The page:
The Bank of Mozambique last week decided to keep its benchmark interest rate unchanged.
A statement from the central bank’s Monetary Policy Committee (CPMO) stated that the Monetary Policy Rate (MIMO), used by the bank for its interventions on the interbank money market to regulate liquidity, remains at 15.25 per cent. This rate had risen by 200 base points, from 13.25 to 15.25 per cent, in late March.
The decision not to alter interest rates, the CPMO said, “is sustained by the prospect that inflation will slow down to one digit in the medium term”.
The latest figures, however, did not show a slowdown. In fact, the annual inflation rate in June reached 10.81 per cent, according to the figures issued by the National Statistics Institute (INE), thus dealing a blow to the government’s hopes of keeping inflation to less than 10 per cent.
Nonetheless, the CPMO was optimistic that this rise would prove only temporary, because of “the slowdown in external demand, and the consequent slowdown in international commodity prices, in a context of maintaining exchange rate stability”.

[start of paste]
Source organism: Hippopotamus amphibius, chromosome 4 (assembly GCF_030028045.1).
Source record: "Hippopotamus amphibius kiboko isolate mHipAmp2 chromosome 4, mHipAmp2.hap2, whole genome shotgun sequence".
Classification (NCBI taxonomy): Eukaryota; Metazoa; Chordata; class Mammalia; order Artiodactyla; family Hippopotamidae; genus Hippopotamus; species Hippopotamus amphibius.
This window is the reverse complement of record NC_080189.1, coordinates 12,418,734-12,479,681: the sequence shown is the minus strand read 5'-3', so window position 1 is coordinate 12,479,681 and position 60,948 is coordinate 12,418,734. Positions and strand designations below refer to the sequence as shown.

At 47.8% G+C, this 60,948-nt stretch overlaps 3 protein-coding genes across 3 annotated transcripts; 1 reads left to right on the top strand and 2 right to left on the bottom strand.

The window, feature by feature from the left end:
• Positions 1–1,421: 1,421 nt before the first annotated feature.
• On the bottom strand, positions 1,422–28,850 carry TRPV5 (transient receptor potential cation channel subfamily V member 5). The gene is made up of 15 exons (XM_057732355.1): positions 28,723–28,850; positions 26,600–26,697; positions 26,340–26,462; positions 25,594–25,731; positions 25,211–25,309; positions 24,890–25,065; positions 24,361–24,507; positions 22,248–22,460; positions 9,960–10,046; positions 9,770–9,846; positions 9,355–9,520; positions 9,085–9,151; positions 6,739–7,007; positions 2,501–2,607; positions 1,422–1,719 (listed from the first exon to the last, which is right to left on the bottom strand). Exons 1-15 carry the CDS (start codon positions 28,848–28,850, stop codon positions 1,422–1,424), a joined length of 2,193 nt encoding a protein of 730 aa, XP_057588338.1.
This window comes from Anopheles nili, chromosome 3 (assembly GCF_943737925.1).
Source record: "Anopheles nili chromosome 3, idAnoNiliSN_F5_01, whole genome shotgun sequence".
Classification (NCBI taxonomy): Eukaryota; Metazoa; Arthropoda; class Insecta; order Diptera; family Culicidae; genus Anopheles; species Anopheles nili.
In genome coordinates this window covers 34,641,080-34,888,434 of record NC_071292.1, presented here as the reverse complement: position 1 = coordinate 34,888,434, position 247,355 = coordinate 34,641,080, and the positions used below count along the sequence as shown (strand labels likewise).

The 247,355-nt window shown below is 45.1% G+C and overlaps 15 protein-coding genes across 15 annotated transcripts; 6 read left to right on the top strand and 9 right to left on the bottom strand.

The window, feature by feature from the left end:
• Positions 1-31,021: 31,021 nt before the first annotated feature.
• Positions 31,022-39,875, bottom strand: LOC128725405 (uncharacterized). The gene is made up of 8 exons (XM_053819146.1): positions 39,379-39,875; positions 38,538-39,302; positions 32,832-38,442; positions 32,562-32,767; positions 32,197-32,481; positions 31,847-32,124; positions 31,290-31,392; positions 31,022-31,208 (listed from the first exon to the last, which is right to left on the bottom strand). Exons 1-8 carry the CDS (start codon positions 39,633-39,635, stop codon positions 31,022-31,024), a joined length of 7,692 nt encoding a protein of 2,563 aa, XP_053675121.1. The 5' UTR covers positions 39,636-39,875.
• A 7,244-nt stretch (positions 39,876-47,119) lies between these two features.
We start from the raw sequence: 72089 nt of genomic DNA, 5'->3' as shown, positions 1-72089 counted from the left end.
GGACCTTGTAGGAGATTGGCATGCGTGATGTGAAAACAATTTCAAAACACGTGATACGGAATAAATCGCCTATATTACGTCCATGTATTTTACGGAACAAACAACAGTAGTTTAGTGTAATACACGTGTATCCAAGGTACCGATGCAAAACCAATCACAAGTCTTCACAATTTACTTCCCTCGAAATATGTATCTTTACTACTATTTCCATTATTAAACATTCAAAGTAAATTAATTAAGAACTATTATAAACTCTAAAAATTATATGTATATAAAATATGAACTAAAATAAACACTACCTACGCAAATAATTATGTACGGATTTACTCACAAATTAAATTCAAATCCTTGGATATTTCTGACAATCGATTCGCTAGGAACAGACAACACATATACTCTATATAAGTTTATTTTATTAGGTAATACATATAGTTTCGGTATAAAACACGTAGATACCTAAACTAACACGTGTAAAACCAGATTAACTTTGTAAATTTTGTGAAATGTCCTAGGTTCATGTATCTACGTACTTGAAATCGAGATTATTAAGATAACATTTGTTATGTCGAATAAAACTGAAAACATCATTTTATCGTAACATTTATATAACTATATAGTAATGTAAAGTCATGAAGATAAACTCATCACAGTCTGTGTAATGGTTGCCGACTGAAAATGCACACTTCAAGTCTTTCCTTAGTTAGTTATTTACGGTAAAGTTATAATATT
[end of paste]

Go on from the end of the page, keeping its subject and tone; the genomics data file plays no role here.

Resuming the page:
But the CPMO admitted that, in the short term, prices will continue to rise, as the high international costs of fuel and grain are passed on to Mozambican consumers. But the CPMO expected prices to decline over the longer term, a trend favoured by the stability of the Mozambican currency, the metical.
Nonetheless, “risks and uncertainties linked to projections of inflation remain high”, it warned. Among those uncertainties were fuel prices, and the impact of the Russian invasion of Ukraine.
The CPMO forecasts economic recovery for Mozambique over the next two years, supported mainly by the natural gas projects in the Rovuma basin off the coast of the northern province of Cabo Delgado, and in the southern province of Inhambane, “in the context of the resumption of the programme with the International Monetary Fund (IMF), and of foreign aid from other cooperation partners”.
The CPMO concluded that “recent macro-economic prospects are in line with keeping the MIMO rate at its current level”. But should the risks and uncertainties worsen, the CPMO “will have no hesitation in increasing the MIMO rate”.